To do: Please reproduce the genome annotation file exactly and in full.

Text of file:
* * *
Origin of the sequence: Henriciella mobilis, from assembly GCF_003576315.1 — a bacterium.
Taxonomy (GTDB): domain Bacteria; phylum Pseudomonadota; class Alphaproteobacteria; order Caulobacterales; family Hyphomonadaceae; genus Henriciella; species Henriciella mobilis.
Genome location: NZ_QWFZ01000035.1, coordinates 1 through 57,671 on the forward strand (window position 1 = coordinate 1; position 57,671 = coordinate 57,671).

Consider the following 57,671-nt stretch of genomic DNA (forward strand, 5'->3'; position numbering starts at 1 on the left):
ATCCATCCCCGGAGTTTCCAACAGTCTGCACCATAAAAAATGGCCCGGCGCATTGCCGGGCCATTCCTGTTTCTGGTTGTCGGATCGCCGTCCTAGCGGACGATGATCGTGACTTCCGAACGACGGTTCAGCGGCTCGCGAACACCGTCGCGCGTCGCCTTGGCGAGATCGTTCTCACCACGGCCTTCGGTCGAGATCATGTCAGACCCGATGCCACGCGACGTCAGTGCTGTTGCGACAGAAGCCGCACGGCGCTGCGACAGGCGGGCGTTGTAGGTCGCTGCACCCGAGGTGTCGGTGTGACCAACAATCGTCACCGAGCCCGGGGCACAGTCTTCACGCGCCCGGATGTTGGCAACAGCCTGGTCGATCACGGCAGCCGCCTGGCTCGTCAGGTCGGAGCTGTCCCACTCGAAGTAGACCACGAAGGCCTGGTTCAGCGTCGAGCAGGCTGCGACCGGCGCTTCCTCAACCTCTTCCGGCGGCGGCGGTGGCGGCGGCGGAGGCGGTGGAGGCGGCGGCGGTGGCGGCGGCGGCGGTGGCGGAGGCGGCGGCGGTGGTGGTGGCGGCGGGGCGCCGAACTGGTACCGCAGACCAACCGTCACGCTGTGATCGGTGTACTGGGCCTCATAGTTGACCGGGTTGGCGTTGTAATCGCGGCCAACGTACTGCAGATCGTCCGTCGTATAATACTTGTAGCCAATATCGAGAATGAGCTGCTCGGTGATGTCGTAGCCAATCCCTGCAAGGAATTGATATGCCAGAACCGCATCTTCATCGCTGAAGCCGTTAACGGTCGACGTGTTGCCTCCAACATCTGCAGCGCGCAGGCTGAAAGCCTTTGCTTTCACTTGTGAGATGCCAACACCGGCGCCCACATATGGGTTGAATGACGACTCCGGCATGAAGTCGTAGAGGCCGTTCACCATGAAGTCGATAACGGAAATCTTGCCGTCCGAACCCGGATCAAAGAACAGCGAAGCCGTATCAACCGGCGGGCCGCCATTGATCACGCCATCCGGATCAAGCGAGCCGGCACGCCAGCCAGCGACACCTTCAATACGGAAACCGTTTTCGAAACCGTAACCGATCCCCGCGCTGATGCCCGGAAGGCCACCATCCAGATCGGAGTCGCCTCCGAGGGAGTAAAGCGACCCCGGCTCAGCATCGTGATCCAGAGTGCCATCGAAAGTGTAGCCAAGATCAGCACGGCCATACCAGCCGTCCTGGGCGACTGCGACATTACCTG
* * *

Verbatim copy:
Origin of the sequence: Henriciella mobilis, from assembly GCF_003576315.1 — a bacterium.
Taxonomy (GTDB): domain Bacteria; phylum Pseudomonadota; class Alphaproteobacteria; order Caulobacterales; family Hyphomonadaceae; genus Henriciella; species Henriciella mobilis.
Genome location: NZ_QWFZ01000035.1, coordinates 1 through 57,671 on the forward strand (window position 1 = coordinate 1; position 57,671 = coordinate 57,671).

Consider the following 57,671-nt stretch of genomic DNA (forward strand, 5'->3'; position numbering starts at 1 on the left):
ATCCATCCCCGGAGTTTCCAACAGTCTGCACCATAAAAAATGGCCCGGCGCATTGCCGGGCCATTCCTGTTTCTGGTTGTCGGATCGCCGTCCTAGCGGACGATGATCGTGACTTCCGAACGACGGTTCAGCGGCTCGCGAACACCGTCGCGCGTCGCCTTGGCGAGATCGTTCTCACCACGGCCTTCGGTCGAGATCATGTCAGACCCGATGCCACGCGACGTCAGTGCTGTTGCGACAGAAGCCGCACGGCGCTGCGACAGGCGGGCGTTGTAGGTCGCTGCACCCGAGGTGTCGGTGTGACCAACAATCGTCACCGAGCCCGGGGCACAGTCTTCACGCGCCCGGATGTTGGCAACAGCCTGGTCGATCACGGCAGCCGCCTGGCTCGTCAGGTCGGAGCTGTCCCACTCGAAGTAGACCACGAAGGCCTGGTTCAGCGTCGAGCAGGCTGCGACCGGCGCTTCCTCAACCTCTTCCGGCGGCGGCGGTGGCGGCGGCGGAGGCGGTGGAGGCGGCGGCGGTGGCGGCGGCGGCGGTGGCGGAGGCGGCGGCGGTGGTGGTGGCGGCGGGGCGCCGAACTGGTACCGCAGACCAACCGTCACGCTGTGATCGGTGTACTGGGCCTCATAGTTGACCGGGTTGGCGTTGTAATCGCGGCCAACGTACTGCAGATCGTCCGTCGTATAATACTTGTAGCCAATATCGAGAATGAGCTGCTCGGTGATGTCGTAGCCAATCCCTGCAAGGAATTGATATGCCAGAACCGCATCTTCATCGCTGAAGCCGTTAACGGTCGACGTGTTGCCTCCAACATCTGCAGCGCGCAGGCTGAAAGCCTTTGCTTTCACTTGTGAGATGCCAACACCGGCGCCCACATATGGGTTGAATGACGACTCCGGCATGAAGTCGTAGAGGCCGTTCACCATGAAGTCGATAACGGAAATCTTGCCGTCCGAACCCGGATCAAAGAACAGCGAAGCCGTATCAACCGGCGGGCCGCCATTGATCACGCCATCCGGATCAAGCGAGCCGGCACGCCAGCCAGCGACACCTTCAATACGGAAACCGTTTTCGAAACCGTAACCGATCCCCGCGCTGATGCCCGGAAGGCCACCATCCAGATCGGAGTCGCCTCCGAGGGAGTAAAGCGACCCCGGCTCAGCATCGTGATCCAGAGTGCCATCGAAAGTGTAGCCAAGATCAGCACGGCCATACCAGCCGTCCTGGGCGACTGCGACATTACCTG